What is mindfulness-based therapy for insomnia (MBTI)? How is it similar to or different from other mindfulness-based therapies?

MBTI is a new treatment for insomnia that uses the practice of mindfulness meditation to help people with insomnia. It is primarily aimed at decreasing the effort to sleep through the principles of mindfulness and allowing the brain to regulate sleep without “getting in the way.” MBTI is similar to other MBTs such as mindfulness-based stress reduction (MBSR) and mindfulness-based cognitive therapy (MBCT) in its use of mindfulness principles and meditation practices. Unlike other MBTs, MBTI includes specific behavioral recommendations that are designed to promote sleep regulation. Therefore, it might be seen as a version of MBSR that is tailored for people with insomnia.

What are some of the most common challenges that instructors and clients encounter in MBTI, and how are they addressed?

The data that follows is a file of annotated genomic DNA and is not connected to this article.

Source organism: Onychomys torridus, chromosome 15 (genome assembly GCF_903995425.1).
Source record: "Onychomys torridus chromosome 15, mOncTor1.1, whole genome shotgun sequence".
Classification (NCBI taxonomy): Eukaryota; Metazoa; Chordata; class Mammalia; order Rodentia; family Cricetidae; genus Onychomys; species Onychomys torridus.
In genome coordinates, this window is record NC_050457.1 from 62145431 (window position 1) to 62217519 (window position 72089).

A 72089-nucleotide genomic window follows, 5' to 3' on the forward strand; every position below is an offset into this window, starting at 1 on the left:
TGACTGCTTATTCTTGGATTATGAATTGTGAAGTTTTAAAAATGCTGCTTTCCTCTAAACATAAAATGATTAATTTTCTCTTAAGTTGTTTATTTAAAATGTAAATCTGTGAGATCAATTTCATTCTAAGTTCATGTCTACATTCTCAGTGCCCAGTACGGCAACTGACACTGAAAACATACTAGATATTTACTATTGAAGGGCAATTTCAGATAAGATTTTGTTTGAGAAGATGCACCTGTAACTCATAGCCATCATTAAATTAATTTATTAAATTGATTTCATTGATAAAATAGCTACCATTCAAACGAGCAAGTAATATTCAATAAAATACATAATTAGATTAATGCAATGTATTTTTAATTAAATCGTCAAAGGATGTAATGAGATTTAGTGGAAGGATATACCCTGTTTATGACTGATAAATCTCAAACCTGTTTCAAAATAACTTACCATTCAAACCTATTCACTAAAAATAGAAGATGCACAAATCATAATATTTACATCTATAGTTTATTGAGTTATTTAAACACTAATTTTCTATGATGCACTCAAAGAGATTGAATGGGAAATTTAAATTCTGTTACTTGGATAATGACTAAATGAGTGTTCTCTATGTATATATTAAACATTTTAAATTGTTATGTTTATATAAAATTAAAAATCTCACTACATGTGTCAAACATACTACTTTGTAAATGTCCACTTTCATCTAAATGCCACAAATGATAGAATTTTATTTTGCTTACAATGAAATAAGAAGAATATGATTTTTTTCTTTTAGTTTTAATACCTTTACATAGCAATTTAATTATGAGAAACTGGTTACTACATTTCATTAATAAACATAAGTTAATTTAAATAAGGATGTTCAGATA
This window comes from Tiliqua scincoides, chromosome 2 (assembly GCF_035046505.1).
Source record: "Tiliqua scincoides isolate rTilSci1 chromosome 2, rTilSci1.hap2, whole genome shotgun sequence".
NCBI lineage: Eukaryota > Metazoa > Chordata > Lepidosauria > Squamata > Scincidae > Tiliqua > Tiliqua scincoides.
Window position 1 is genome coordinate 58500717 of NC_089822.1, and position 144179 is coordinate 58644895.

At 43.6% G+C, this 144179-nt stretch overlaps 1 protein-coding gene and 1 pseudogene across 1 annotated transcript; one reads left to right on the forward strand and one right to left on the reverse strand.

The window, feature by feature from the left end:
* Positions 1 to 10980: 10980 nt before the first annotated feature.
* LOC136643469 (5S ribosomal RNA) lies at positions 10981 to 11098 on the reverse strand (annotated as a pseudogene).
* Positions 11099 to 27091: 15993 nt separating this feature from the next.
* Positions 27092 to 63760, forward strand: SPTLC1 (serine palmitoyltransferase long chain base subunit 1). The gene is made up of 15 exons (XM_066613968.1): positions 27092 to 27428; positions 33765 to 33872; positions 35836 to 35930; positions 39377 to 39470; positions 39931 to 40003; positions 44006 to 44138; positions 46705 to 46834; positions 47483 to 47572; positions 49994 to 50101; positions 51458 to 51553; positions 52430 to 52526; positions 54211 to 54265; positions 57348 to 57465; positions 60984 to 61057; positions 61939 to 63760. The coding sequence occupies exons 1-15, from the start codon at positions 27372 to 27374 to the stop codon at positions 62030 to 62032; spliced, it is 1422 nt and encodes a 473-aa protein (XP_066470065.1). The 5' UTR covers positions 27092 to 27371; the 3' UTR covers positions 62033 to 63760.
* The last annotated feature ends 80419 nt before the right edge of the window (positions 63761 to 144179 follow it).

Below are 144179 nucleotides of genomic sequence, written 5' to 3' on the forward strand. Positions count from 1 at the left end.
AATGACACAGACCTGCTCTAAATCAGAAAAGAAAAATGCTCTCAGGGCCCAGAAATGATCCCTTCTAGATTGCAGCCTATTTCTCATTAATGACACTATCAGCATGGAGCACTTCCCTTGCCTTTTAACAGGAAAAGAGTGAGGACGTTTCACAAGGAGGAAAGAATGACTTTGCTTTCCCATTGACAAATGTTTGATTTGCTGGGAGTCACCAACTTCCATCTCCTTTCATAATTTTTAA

For clients, it can be difficult to practice the principles of non-striving and non-attachment to wanting more sleep. Insufficient sleep does have consequences, such as low mood and energy, so it is very challenging to be patient while practicing mindfulness and allow the brain to regulate sleep. Most people are used to being problem solvers and putting forth more effort to accomplish something, but this is one situation where trying harder does not help. For example, doing internet searches for different ways to sleep (e.g., drinking chamomile tea, reading a boring book) and then trying each of these techniques until something works tends to promote anxiety about sleep rather than relaxation.

For instructors, it can be difficult to listen mindfully to the client who is suffering or to refrain from trying to fix things for the client. MBTI instructors are most effective in teaching mindfulness skills when they

embody the principles of mindfulness, so the theme of non-attachment to outcomes can be a challenge for both instructors and clients.

What inspired you to develop MBTI?